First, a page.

Australian fitness giant F45 is known for its fast-paced moves, though not the kind it is currently receiving attention for. It has found itself in deep trouble as swiftly as it has risen to global fitness prominence.
One year ago, can lithium be taken with cyclobenzaprene the company was valued at $2 billion. Now, share prices have dropped 86.64 per cent.
F45 ambassador, rugby player Cameron Murray is one of many celebrities who have helped the brand become a household name.Credit:
It was revealed last week that chief executive Adam Gilchrist (not the cricketer) is stepping down, expansion plans have been largely scrapped and nearly half of F45’s employees will lose their jobs.
Steadily falling share prices, rash expansion and the brutal effects of COVID on the fitness industry have been blamed for the turmoil they find themselves in. Yet, F45 retains a cult-like following around the world that has fuelled its expansion from one studio, in Sydney’s Paddington, to 1555 studios around the world within a decade.
Why do people love F45 so much? Why is it different to other gyms?
It hasn’t hurt the brand to have ambassadors and partners that have included local and international icons like Stephanie Rice, Mick Fanning, Morgan Mitchell, Cameron Murray, Mark Wahlberg, Cindy Crawford, Magic Johnson and David Beckham.
The cult-like status of certain fitness brands, including F45, also exists partly because they are so different to traditional gyms. Their unique approaches, smaller communities and strong branding (F45 has its own merch store where you can buy hats, towels, flasks, bags and athletic gear emblazoned with the logo) are appealing, and can give members a greater sense of social capital (the opportunity for social networking and bonding) and enhanced belonging.
It has also been suggested that the more brutal the workout, the more empowered a person feels. And though this may only apply to certain types of people, there is no doubting that F45 workouts can be brutal.
One member, whose testimonial is featured on the F45 website, promises the workouts will “kick your butt”.
When the franchise started in 2013, the 45-minute functional high-intensity interval classes, which alternate between cardio, resistance, and hybrid, were based on a motto of “no mirrors, no microphones, no egos”.
Cofounder, Rob Deutsch, who left the business in 2020, recalls the original vision of the brand: “The workouts were super innovative, and it was revolutionary in the fact you didn’t need any other gym/boutique fitness membership(s).”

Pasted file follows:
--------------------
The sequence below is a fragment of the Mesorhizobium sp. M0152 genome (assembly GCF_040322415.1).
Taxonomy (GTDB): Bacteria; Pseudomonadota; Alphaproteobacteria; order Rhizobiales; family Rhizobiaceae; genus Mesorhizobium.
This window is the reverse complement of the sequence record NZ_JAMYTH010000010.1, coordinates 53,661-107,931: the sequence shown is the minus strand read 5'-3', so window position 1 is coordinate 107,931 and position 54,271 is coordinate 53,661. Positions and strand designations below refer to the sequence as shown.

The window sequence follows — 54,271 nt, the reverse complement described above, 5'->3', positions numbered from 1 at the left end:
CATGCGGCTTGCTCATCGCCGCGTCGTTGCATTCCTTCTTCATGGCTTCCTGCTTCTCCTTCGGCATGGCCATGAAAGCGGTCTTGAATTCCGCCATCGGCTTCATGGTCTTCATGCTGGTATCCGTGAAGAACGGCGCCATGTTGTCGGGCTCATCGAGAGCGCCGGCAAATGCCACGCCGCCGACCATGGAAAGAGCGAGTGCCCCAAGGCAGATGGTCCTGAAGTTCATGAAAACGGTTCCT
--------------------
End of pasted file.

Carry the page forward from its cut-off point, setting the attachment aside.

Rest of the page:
Its other founder, Luke Istomin, who left in 2016, says they wanted to give members “a great experience primarily based on HIIT cardio with no two workouts ever being the same”.
As the business rode the HIIT wave, and an ever-expanding body of research supporting both high intensity interval training and the effectiveness of shorter workouts, F45 also provided its members with something else.
When I asked what the appeal of the brand was, multiple members said a variation of the same thing: “I don’t have to think, I just have to show up.” And when they show up, they like the people as well as the variety, structure of the workouts, and the music.
“Walk in, walk out and exercise is done,” one member said. “I love that it’s programmed for me. Love the energy. The trainers and members are good value and foster great community.”
But former members had other things to say too. They said they flogged themselves, and it wasn’t sustainable; the calibre of the trainers was inconsistent; the fast-paced model values profits over people meaning those who are less fit or new to training are more likely to get injured; and there was little or no guidance around technique.
Istomin has since created a fitness model, REUNION, which he says is based on the lessons he learned from F45.
The flip side to the high “fun factor” at F45 was a lack of focus on improving strength or skill sets, he says.
“The retention rate was quite low as the constant high intensity and high-impact work led people to burning out, or becoming injured as they were trying new exercises every day and not developing the skills to master the movement sufficiently,” Istomin says. His new fitness model is about “building you up, not burning you out.”
It may be too soon to say whether F45 has peaked and the tumult they now find themselves in spells the beginning of the end.
Istomin thinks it might be the brand’s kick up the butt to reinvent itself and fix the problems that have plagued it: “It’s a new beginning for F45 now,” he says, “and that’s something long overdue.”
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